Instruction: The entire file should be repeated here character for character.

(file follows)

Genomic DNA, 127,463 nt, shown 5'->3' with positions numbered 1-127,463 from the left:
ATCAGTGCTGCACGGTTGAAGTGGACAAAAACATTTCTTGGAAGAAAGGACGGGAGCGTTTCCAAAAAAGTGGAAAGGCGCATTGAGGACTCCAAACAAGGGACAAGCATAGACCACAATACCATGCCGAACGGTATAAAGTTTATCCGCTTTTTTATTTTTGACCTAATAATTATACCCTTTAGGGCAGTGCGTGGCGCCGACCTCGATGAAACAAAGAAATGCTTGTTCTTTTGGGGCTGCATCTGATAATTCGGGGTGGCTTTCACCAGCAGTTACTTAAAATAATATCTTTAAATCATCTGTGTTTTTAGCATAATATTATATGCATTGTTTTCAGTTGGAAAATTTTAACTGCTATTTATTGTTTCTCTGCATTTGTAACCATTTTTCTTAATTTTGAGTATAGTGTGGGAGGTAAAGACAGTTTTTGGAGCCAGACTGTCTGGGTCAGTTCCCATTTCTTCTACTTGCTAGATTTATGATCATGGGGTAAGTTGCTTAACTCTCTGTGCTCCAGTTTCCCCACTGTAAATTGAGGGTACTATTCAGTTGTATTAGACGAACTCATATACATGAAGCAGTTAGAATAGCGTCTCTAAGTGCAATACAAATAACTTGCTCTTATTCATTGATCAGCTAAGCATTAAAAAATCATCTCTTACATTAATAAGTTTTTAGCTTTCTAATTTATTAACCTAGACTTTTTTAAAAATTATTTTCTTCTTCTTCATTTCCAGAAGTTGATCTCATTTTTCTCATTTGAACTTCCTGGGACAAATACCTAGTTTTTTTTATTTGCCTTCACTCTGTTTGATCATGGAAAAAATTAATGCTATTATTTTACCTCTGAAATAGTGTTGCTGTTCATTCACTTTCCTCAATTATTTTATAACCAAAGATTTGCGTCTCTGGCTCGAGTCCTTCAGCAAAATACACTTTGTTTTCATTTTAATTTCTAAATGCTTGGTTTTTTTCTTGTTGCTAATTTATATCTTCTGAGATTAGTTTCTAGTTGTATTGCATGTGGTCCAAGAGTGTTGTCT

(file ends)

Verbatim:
Genomic DNA, 127,463 nt, shown 5'->3' with positions numbered 1-127,463 from the left:
ATCAGTGCTGCACGGTTGAAGTGGACAAAAACATTTCTTGGAAGAAAGGACGGGAGCGTTTCCAAAAAAGTGGAAAGGCGCATTGAGGACTCCAAACAAGGGACAAGCATAGACCACAATACCATGCCGAACGGTATAAAGTTTATCCGCTTTTTTATTTTTGACCTAATAATTATACCCTTTAGGGCAGTGCGTGGCGCCGACCTCGATGAAACAAAGAAATGCTTGTTCTTTTGGGGCTGCATCTGATAATTCGGGGTGGCTTTCACCAGCAGTTACTTAAAATAATATCTTTAAATCATCTGTGTTTTTAGCATAATATTATATGCATTGTTTTCAGTTGGAAAATTTTAACTGCTATTTATTGTTTCTCTGCATTTGTAACCATTTTTCTTAATTTTGAGTATAGTGTGGGAGGTAAAGACAGTTTTTGGAGCCAGACTGTCTGGGTCAGTTCCCATTTCTTCTACTTGCTAGATTTATGATCATGGGGTAAGTTGCTTAACTCTCTGTGCTCCAGTTTCCCCACTGTAAATTGAGGGTACTATTCAGTTGTATTAGACGAACTCATATACATGAAGCAGTTAGAATAGCGTCTCTAAGTGCAATACAAATAACTTGCTCTTATTCATTGATCAGCTAAGCATTAAAAAATCATCTCTTACATTAATAAGTTTTTAGCTTTCTAATTTATTAACCTAGACTTTTTTAAAAATTATTTTCTTCTTCTTCATTTCCAGAAGTTGATCTCATTTTTCTCATTTGAACTTCCTGGGACAAATACCTAGTTTTTTTTATTTGCCTTCACTCTGTTTGATCATGGAAAAAATTAATGCTATTATTTTACCTCTGAAATAGTGTTGCTGTTCATTCACTTTCCTCAATTATTTTATAACCAAAGATTTGCGTCTCTGGCTCGAGTCCTTCAGCAAAATACACTTTGTTTTCATTTTAATTTCTAAATGCTTGGTTTTTTTCTTGTTGCTAATTTATATCTTCTGAGATTAGTTTCTAGTTGTATTGCATGTGGTCCAAGAGTGTTGTCT